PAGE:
In terms of peanut detection dogs, this was something I looked into and if anyone knows otherwise, please correct me if I’m wrong! I have a beagle and was curious if this may be an option to train an animal to detect peanut ingredients, and while it is an option, it’s my understanding based on the research I’ve done that the animal has to be trained regularly with the allergen, to then be able to sniff it. I keep peanut products as far away from my house and my dog as I can, to limit my chance of reaction from cross-contact, so I couldn’t figure out logistically how exposing the dog to my severe allergen often would work. Not to mention, these dogs can cost upwards of 10,000 according to the American Kennel Club. Not a huge amount though for a large sense of security. The AKC website states, “However, it can be impossible for people to detect minute traces of peanuts. Dogs on the other hand, with their superior sense of smell, can successfully tackle the task. Just as a dog can be trained for explosive or bedbug detection, he also can be trained to sniff for the presence of peanuts and peanut products. For some people with a severe peanut allergy, these peanut detection dogs are proving to be invaluable.” So this is a very cool option and something I may look into more in the future if I feel I need to!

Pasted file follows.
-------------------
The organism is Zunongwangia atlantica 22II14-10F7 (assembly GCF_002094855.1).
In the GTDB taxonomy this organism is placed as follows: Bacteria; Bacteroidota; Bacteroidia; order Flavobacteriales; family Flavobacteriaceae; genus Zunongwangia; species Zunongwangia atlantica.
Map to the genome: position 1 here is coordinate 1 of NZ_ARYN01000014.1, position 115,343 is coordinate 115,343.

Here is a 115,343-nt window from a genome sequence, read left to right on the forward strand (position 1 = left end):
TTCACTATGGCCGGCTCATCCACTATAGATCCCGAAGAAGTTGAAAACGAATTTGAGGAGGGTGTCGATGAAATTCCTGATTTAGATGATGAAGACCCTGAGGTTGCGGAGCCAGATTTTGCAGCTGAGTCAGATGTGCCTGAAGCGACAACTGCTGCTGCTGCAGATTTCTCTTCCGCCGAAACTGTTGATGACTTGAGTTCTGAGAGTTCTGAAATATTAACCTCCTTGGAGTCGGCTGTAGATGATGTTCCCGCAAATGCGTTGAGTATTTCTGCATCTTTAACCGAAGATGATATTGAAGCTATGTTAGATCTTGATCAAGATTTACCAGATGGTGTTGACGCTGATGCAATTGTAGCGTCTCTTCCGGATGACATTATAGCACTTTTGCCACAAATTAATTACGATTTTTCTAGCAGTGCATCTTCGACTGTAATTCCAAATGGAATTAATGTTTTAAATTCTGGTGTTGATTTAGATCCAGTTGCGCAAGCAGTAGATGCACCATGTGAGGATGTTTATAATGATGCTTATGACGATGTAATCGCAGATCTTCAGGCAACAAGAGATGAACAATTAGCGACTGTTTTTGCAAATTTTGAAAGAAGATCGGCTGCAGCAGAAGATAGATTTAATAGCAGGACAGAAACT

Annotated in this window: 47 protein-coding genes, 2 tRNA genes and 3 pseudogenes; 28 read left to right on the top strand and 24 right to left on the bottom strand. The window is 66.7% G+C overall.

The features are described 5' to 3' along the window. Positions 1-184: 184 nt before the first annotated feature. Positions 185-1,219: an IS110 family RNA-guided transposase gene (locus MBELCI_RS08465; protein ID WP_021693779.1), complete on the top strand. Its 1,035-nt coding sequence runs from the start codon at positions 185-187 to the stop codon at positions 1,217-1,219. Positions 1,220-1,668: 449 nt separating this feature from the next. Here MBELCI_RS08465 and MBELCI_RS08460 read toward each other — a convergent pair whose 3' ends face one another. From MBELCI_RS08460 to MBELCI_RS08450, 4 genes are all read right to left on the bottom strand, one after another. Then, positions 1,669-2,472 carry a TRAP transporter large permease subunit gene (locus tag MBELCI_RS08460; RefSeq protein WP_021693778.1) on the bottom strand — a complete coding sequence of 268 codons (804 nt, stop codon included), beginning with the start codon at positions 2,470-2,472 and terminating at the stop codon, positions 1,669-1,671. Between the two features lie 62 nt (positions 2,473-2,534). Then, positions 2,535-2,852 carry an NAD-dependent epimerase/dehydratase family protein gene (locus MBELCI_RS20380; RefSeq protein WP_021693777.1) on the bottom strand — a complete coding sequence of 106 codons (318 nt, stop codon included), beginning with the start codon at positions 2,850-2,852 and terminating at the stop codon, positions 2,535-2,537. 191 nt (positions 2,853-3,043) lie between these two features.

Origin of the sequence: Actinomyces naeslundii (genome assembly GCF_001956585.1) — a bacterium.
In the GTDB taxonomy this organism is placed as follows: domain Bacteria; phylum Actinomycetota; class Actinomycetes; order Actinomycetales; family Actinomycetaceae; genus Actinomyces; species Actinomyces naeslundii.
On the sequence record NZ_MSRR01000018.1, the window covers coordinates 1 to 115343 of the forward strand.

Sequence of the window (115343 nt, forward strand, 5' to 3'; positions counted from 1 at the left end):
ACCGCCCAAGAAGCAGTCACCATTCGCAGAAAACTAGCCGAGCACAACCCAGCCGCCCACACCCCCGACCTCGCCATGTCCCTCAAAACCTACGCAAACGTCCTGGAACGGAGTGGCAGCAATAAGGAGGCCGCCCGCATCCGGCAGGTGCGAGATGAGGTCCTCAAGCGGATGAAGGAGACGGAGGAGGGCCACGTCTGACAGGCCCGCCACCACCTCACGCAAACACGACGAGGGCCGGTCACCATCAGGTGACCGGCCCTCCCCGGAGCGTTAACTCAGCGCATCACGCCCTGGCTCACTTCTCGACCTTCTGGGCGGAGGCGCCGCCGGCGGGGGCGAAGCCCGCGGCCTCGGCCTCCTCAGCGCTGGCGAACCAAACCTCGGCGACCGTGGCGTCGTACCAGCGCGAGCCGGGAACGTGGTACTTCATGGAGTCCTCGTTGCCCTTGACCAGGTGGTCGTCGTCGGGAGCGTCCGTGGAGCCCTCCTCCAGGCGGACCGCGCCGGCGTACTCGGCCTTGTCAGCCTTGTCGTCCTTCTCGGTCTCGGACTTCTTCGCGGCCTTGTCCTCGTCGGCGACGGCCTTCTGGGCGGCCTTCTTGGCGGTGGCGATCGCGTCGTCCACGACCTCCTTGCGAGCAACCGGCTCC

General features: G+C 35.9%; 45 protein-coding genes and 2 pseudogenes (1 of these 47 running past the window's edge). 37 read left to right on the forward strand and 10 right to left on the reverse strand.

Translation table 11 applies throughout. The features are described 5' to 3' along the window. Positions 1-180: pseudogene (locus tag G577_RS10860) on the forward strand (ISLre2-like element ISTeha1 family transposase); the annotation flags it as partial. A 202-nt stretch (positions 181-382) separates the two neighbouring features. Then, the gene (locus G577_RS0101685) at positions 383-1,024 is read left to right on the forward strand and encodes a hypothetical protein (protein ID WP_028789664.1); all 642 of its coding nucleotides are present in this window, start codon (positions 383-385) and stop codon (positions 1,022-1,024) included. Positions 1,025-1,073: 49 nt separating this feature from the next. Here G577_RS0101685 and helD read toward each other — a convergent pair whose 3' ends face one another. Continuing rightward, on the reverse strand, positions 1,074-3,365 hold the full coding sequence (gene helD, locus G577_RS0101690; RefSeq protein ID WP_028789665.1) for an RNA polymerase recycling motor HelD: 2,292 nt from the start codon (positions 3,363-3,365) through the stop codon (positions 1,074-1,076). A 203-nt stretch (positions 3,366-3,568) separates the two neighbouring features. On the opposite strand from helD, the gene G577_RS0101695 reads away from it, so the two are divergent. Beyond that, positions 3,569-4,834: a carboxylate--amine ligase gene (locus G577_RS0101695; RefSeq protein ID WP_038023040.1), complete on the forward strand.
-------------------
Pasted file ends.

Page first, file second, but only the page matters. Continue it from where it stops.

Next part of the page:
As much as I want to get to the root of why peanut allergies and food allergies in general are soaring, and find a cure, these types of products are great to see in the meantime!

XO

Zoë

4 comments

  1. Agree it’s important to find out why the rise in peanut/food allergies, but the portable peanut sensor looks interesting and it’s good it’s reimbursable through HSA dollars!

    Like

  2. Well done..it is always good to inquire , ask questions that are useful and inform the public! It saves lives!

    Like